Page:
4 Jan. 1971 Jim is flight simulator instructor Castle AFB (SAC)
10 May 1971 Jim is flight simulator instructor Castle AFB (SAC)
15 Dec. 1971 Maj. Jim recommended for “immediate promotion” to lt. col.
30 May 1972 Jim is flight simulator instructor Castle AFB (SAC)
28 Apr. 1972 Jim is awarded the Air Force Commendation Medal
31 Jul. 1972 discharged (ret.) from USAF, Merced, CA
As you can see, the second tour of duty in Southeast Asia that we discussed in the previous article is confirmed on this list (1969–70) but the first one—the one I remember so vividly—is not. The file just jumps from July 1965 to July 1967. (I have speculated that that tour of duty was late summer or fall 1966 to late spring 1967; he was home by the time I broke my left ankle in late September 1967.) There is one little hint in all those job reviews about a field promotion to major, and then in June 1967 there is a recommendation for promotion to “permanent” major.
There is mention, in August 1965, of a temporary assignment to Southeast Asia, just sixty days long. Daddy went “TDY” all the time, though. (Spain, for example. I remember that trip vividly also—because he talked a lot about it; it’s why I’ve always wanted to visit Spain—and yet it is not on his official records either. Why?) If this temporary duty corresponded with my being thirteen years of age, I would assume that was the first “tour” I’m remembering. But I was only twelve that year. So I am convinced he did a longer assignment the next year.
Why? Because I didn’t just imagine that I got a driver’s license at age thirteen so my father could go to Vietnam. It was an enormous undertaking, the meetings, the letters, the signatures, the learning to drive, for heaven’s sake. It’s one of the founding family legends of my early life. My siblings remember it too. (Now, of course, my reaction is What in the hell were they thinking, turning a thirteen-year-old loose with a car?)
But the bottom line is my family was in a meltdown because they were going to send Daddy to Vietnam and Mom could no longer drive, and I was informed we were working with the state of California to get me an early, “family emergency” driver’s license, and I saluted. Yessir. Of course.
I also didn’t dream up a whole different set of photographs he took himself on that first tour, with different crew members, a different headquarters, a different billet. Those photos (slides, actually) are physically in my possession. And there’s the fact that my father told me the story of his exploits in Southeast Asia would not be in his records.
There are other things I can fill in now that I’ve looked at the file. During the second tour he flew helicopters. I remember it, and I have the photographs. But it’s also on his personnel file: in April ’69 he began requalifying on helicopters at Castle AFB and then more training in Texas. He did none of this requalifying in 1966. No, I believe he may have participated in the bombing of Laos. (Remember at Christmas 1965 President Johnson promised a bombing halt on Vietnam—which turned out to be a redirection of USAF bombing at Laos, instead.) And other highly classified activities I’ve mentioned previously.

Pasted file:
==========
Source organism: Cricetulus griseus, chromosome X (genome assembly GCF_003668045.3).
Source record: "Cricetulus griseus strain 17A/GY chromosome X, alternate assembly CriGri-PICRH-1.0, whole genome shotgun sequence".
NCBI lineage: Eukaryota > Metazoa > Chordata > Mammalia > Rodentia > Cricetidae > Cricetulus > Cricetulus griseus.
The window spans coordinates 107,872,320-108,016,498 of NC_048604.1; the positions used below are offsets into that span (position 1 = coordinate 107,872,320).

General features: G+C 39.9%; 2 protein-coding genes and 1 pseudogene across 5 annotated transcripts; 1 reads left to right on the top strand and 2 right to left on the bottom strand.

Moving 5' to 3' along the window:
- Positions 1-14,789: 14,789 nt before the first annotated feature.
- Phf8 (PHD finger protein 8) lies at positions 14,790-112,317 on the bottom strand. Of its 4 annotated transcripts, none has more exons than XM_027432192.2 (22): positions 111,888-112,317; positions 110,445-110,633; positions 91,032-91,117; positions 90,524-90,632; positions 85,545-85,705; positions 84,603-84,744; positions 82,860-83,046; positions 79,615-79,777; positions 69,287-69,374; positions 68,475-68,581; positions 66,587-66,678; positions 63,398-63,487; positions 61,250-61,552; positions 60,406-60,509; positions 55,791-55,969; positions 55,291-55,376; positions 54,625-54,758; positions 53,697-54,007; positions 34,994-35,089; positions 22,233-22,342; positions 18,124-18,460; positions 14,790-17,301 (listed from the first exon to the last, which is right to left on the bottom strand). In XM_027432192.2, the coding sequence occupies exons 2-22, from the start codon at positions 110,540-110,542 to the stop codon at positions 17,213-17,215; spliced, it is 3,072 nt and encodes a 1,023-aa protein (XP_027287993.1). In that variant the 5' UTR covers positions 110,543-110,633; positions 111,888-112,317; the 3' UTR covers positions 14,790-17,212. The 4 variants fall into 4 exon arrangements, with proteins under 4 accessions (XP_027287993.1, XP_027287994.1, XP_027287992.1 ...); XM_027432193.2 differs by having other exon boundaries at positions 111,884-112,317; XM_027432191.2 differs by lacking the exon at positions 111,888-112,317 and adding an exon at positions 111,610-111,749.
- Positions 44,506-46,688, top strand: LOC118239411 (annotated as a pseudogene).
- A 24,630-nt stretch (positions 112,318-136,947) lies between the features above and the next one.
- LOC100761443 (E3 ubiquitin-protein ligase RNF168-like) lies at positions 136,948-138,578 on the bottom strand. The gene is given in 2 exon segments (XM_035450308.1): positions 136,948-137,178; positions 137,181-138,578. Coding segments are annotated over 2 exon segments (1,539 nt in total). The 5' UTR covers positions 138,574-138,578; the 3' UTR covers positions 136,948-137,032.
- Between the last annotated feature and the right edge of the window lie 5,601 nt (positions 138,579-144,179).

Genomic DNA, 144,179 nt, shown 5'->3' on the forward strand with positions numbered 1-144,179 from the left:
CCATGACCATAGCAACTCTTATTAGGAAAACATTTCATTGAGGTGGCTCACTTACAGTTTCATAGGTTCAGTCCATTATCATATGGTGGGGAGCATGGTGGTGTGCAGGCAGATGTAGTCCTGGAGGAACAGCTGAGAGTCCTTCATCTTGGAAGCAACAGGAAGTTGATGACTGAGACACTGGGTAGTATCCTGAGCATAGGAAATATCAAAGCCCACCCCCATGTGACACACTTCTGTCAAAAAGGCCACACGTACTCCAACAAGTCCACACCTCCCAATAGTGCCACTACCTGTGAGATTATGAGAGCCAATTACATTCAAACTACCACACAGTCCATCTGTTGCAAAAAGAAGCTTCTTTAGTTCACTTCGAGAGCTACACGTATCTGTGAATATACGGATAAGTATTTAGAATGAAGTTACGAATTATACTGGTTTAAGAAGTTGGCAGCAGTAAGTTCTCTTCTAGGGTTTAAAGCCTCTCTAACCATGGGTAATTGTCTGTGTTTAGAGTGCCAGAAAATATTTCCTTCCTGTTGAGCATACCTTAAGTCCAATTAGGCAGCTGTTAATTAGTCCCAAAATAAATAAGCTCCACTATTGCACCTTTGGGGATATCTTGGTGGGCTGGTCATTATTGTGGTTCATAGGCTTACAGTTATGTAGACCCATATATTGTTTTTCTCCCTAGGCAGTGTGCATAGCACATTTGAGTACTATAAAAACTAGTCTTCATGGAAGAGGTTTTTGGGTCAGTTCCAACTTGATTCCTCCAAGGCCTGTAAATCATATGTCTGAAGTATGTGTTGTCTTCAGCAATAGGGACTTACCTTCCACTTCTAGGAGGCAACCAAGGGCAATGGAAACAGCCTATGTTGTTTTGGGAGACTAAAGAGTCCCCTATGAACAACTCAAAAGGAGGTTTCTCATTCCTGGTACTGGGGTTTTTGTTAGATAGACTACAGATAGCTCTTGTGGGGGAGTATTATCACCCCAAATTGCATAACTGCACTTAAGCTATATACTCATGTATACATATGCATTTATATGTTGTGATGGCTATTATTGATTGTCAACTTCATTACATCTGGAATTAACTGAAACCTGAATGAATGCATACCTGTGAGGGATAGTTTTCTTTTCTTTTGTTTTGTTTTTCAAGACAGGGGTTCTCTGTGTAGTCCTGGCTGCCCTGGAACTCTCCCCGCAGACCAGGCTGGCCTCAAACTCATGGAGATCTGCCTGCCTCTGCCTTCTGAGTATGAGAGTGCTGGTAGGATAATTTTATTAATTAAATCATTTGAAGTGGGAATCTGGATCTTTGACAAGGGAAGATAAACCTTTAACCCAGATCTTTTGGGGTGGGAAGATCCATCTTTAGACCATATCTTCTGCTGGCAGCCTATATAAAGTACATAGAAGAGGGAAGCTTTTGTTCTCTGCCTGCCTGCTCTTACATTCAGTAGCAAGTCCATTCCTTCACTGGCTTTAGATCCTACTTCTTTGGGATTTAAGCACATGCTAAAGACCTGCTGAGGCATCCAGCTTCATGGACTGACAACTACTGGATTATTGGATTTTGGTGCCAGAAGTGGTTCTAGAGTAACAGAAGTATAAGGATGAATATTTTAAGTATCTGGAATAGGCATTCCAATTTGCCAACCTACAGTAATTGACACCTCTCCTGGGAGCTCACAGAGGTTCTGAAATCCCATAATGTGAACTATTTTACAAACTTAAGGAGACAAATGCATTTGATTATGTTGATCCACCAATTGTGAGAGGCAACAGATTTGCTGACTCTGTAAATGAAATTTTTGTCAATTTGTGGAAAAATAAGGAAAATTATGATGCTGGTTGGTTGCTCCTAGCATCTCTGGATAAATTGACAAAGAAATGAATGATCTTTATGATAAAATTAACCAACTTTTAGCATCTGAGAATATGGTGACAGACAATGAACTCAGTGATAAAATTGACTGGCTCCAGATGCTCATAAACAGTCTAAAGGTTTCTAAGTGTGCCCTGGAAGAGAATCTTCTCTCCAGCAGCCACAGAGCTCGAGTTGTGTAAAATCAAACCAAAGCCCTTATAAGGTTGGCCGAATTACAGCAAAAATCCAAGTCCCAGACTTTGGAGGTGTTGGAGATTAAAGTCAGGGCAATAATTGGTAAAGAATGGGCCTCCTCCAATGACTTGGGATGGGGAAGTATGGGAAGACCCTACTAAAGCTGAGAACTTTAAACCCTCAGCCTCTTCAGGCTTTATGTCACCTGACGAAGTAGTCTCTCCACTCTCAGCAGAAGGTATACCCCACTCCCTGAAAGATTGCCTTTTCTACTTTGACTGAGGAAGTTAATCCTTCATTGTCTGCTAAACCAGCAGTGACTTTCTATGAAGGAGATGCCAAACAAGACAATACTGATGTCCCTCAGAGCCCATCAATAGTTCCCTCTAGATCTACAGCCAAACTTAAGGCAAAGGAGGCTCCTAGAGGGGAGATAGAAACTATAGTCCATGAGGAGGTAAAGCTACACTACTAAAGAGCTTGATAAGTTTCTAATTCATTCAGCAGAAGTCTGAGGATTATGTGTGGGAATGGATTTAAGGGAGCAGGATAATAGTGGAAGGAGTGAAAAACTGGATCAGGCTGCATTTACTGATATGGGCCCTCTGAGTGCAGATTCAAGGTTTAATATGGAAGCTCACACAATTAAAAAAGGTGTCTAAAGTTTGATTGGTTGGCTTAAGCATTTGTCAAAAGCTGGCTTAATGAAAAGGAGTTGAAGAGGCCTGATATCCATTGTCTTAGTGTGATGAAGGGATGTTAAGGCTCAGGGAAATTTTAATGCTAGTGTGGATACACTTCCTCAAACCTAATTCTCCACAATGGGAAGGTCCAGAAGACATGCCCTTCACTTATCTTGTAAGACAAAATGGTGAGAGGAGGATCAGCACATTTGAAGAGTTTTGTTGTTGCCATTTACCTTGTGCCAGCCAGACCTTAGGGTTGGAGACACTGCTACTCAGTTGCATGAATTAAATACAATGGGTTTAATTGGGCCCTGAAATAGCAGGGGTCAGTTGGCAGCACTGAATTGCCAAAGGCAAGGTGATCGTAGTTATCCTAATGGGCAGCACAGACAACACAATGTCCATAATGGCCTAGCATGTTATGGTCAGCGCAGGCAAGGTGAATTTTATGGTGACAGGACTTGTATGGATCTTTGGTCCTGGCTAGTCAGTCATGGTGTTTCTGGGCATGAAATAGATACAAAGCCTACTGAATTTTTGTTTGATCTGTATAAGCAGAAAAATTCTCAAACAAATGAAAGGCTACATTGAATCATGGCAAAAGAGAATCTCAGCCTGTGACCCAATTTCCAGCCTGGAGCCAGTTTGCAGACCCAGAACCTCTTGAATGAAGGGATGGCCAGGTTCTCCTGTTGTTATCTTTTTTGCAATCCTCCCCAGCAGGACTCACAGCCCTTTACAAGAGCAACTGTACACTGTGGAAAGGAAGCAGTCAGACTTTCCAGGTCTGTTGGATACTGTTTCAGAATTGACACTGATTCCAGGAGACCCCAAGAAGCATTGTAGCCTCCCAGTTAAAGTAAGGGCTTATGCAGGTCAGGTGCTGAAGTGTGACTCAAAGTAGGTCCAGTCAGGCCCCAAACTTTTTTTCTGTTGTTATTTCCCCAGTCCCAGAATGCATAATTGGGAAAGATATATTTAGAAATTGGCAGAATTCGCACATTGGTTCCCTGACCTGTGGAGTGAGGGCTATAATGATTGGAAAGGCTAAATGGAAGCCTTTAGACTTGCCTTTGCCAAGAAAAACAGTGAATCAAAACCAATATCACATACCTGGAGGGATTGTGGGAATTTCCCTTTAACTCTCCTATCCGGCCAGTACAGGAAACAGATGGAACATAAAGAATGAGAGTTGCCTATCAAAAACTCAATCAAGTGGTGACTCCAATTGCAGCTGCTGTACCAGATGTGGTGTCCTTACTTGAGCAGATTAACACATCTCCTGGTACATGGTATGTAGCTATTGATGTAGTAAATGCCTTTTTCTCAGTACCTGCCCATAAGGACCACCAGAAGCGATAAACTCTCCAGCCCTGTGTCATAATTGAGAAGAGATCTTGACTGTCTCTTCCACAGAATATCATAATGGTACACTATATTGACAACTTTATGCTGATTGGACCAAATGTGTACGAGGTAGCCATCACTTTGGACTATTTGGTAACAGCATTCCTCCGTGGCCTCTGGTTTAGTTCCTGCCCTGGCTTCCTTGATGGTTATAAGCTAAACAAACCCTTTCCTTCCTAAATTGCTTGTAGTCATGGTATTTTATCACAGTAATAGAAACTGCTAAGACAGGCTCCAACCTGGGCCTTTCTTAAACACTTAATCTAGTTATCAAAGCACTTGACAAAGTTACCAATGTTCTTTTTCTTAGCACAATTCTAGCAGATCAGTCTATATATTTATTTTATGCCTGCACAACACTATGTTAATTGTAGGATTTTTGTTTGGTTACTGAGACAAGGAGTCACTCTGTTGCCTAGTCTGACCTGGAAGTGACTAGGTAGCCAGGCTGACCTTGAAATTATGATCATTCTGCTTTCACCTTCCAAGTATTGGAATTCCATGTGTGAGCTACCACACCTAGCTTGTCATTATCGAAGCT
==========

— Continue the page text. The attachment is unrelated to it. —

Here’s more from the file—this from December 1969, the middle of his second tour—his biannual review:
Major Clarke has developed into a highly skilled, exceptionally proficient helicopter pilot. He has flown over 100 hours on 17 combat missions in the CH-3E helicopter. Many of these missions involved direct contact with hostile enemy troops and were flown deep into enemy held territory. Major Clarke, through calm aggressiveness, outstanding leadership and professional competence has been responsible for an outstanding record of mission completion and personal accomplishments on these important helicopter bat missions, demonstrates his outstanding proficiency and steadfast devotion to duty. In addition to his flying duties, Major Clarke has performed in the additional duty as the Unit Historian. He personally interview crews to gather pertinent data on missions of unusual or historic nature, documenting many pages of classified narrative. This document is continually being used as a source of information for the commander when briefing higher headquarters on the accomplishments of this unit. Major Clarke is a dedicated, sincere, professional officer. His ability to make accurate decisions under extreme stress and pressure is noteworthy and has been reconized by his fellow pilots. Major Clarke is an outstanding officer with a vast growth potential and professional supervisory capability. I highly recommend that he be promoted well ahead of his contemporaries. Major Clarke is presently serving a tour as a combat crew member in Southeast Asia.